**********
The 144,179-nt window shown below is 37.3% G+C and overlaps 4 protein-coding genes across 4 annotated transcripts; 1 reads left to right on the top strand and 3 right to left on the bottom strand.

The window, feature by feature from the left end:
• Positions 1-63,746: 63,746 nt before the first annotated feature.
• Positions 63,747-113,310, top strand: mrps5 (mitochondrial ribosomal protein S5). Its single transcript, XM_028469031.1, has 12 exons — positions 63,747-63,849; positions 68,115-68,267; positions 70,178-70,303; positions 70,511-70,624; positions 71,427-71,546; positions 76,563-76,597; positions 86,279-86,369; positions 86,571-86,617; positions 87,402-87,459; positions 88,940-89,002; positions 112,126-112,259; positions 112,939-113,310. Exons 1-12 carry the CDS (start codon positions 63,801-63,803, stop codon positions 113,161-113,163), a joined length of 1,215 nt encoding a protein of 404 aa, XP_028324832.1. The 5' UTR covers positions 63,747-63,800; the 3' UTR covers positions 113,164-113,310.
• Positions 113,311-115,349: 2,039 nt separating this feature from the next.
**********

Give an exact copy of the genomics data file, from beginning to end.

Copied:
The 144,179-nt window shown below is 37.3% G+C and overlaps 4 protein-coding genes across 4 annotated transcripts; 1 reads left to right on the top strand and 3 right to left on the bottom strand.

The window, feature by feature from the left end:
• Positions 1-63,746: 63,746 nt before the first annotated feature.
• Positions 63,747-113,310, top strand: mrps5 (mitochondrial ribosomal protein S5). Its single transcript, XM_028469031.1, has 12 exons — positions 63,747-63,849; positions 68,115-68,267; positions 70,178-70,303; positions 70,511-70,624; positions 71,427-71,546; positions 76,563-76,597; positions 86,279-86,369; positions 86,571-86,617; positions 87,402-87,459; positions 88,940-89,002; positions 112,126-112,259; positions 112,939-113,310. Exons 1-12 carry the CDS (start codon positions 63,801-63,803, stop codon positions 113,161-113,163), a joined length of 1,215 nt encoding a protein of 404 aa, XP_028324832.1. The 5' UTR covers positions 63,747-63,800; the 3' UTR covers positions 113,164-113,310.
• Positions 113,311-115,349: 2,039 nt separating this feature from the next.